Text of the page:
Weyer’s Floor Service Inc.
Over the last 75 years, Weyer’s Floor Service Inc. has been building a reputation as one of the mid-Atlantic’s leading wood and synthetic floor specialists.
Based in Odenton, Maryland, Weyer’s has carved out a niche in the professional and collegiate sports market, working with major names and franchises such as the Washington Wizards and Baltimore Ravens as well as Georgetown University, George Mason University and the University of Maryland.
Founded in 1959 out of Lawrence Weyer Sr.’s garage, the business is now run by Weyer’s son, Larry Weyer, who has amassed 54 years of industry experience and helped to grow the business from a small, home-based operation to a major force in the regional market.
Weyer’s works throughout Maryland and the Washington D.C. metro area and completes both public and private projects in Virginia, parts of Pennsylvania, Delaware, New Jersey and West Virginia.
The company is an authorized Robbins Sports Surface dealer and offers a complete showroom of Robbins products, along with a range of gym, fitness, dance and designer flooring. In addition to carrying a range of flooring for nearly every application, Weyer’s provides a full slate of flooring services including finish recoating, water damage, repairs, sand and refinish.
Getting behind the home team
Building off a long-standing relationship with college basketball powerhouse Georgetown University, Weyer’s was recently tapped to provide flooring to the school’s new practice facility, The John R. Thompson Jr. Intercollegiate Athletic Center.
The 215,000-square-foot building will feature new practice courts, locker rooms, team meeting rooms, lounge areas and coaches’ offices for both the men’s and women’s basketball teams. The facility will feature Weyer’s most advanced flooring system, MVP with OG Shockpad, which reduces user fatigue through a unique, shock absorption system.
“That’s our top floor and is designed not only to be resilient but also more comfortable and less tiring because when vibrations are absorbed by the athletes themselves it causes more fatigue in the muscles,” says Larry Weyer, president of Weyer’s.
For Weyer, the recent project at Georgetown is part of an industrywide trend toward lower impact flooring. “Customers are getting more safety conscious about the design of athletic and performing arts floors,” says Weyer. “It requires you to put a few more components in, but people are willing to pay more for it because the dancers and athletes are more comfortable.”
In recognition of Weyer’s longstanding relationship with the school and its contributions to the new facility, the company was recently recognized during a Maryland men’s basketball home game. “They had us come to the game and they put our picture on the Jumbotron,” says Weyer with a chuckle. “One of my customers was there with his wife at the game and he texted me and said ‘I just saw your ugly face on the Jumbotron.’”
In addition to the recent project at Georgetown, Weyer’s has been busy performing regular maintenance for long-standing clients during college basketball’s brief offseason such as recoating the basketball courts at both George Washington University and Maryland University.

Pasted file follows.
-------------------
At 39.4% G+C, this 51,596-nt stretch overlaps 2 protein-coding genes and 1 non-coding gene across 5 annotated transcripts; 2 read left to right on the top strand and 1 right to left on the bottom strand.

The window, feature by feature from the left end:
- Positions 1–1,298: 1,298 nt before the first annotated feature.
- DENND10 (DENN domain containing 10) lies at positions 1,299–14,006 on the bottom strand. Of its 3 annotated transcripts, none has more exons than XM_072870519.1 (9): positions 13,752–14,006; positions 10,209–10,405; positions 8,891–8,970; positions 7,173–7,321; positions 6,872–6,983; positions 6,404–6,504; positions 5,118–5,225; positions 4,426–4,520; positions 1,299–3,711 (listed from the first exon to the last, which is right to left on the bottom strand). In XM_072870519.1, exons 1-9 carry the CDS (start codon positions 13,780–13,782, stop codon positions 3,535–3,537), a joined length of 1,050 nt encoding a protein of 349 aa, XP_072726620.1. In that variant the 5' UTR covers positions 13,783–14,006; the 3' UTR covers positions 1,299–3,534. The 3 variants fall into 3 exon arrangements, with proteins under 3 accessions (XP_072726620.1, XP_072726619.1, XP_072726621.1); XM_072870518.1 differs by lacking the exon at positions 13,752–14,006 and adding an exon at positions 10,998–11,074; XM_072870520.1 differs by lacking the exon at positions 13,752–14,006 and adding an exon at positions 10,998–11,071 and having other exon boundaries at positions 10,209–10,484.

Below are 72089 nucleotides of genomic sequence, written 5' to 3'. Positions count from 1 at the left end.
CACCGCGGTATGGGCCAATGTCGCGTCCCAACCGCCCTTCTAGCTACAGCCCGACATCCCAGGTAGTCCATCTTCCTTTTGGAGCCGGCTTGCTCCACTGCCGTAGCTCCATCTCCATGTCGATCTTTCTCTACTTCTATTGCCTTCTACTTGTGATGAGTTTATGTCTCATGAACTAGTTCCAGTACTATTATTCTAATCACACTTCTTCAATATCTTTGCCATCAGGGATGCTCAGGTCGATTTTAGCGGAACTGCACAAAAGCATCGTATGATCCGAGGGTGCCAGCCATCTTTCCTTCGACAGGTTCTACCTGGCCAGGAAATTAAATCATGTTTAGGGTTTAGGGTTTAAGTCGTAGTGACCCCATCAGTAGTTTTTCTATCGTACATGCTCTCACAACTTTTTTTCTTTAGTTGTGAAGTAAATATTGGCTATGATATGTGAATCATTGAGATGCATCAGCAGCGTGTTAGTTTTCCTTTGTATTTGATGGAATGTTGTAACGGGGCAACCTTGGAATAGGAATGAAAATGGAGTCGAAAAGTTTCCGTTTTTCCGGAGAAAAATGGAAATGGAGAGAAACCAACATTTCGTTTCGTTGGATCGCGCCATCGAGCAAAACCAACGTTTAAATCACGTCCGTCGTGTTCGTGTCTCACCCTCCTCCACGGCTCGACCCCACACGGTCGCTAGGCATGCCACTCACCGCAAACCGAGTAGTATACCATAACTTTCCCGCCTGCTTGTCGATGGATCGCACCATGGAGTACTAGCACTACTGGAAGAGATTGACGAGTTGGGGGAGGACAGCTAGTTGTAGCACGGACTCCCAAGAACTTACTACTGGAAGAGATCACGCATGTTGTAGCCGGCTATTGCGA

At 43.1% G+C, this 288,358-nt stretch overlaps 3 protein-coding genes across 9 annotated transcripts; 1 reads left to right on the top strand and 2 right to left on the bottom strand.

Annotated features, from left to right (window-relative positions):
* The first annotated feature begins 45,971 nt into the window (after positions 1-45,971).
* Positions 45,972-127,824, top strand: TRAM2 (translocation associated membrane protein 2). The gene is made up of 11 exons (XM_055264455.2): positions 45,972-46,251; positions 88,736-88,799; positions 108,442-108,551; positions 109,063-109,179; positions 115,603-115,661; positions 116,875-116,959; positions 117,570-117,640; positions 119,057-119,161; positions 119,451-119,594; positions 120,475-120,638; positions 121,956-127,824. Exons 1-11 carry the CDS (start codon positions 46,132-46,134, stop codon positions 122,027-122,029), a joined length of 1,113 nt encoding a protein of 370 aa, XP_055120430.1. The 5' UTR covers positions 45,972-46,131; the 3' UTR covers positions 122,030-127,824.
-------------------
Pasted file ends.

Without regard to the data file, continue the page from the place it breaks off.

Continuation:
While Weyer’s business might owe a lot to professional and college basketball, the president himself is actually more of a basketball and football fan. With a strong reputation in Maryland and Washington D.C., Weyer has been able to complete projects for a number of his favorite teams and players, including a half-court gym and racquetball courts for the Baltimore Ravens and flooring at the home of Oriole’s legend Cal Ripken Jr.
Ensuring future success
For Weyer, nothing is quite as satisfying as knowing that he has helped to build a strong reputation as one of the area’s leading flooring specialists. When the Thompson Athletic Center, the longstanding relationship between Weyer’s and the university meant that the company was one of the first to be called on to contribute.
“Georgetown just told the general contractor that Weyers was going to do the flooring,” he says. “I really appreciate the fact that they put their trust in us like that.”
Like many in the industry, Weyer’s has noticed a distinct lack of interest from the next generation workforce. With millennials shying away from physical labor and expecting higher pay despite having less experience, the company has increasingly turned to older workers to fill its ranks.
“Any young guy who starts here can work his way up as far as he wants. I have guys who started out as helpers who are now mechanics and estimators, but it’s still hard to get people,” he says. “I just hired a 57-year-old two weeks ago, which is good because he has 35 years of experience and older guys are usually more dependable.”
Weyer is currently looking to expand into new markets and sees particular potential in the performing arts. “Robbins actually has a new line of floors designed specifically for performing arts centers and we’ve probably installed six or eight of those so far,” he says. These include projects at the Strathmore Music Center, American University and Goerge Washington University.
“They’re actually more expensive than gym floor because they have a lot more layers and a lot more to them. They’re real soft; not the type of floor you would want to bounce a ball on,” says Weyer.
With a number of high-profile projects across the region and a reputation that consistently lands it on the short list for go-to subcontractors, expect great things ahead for Weyer’s Floor Service Inc.
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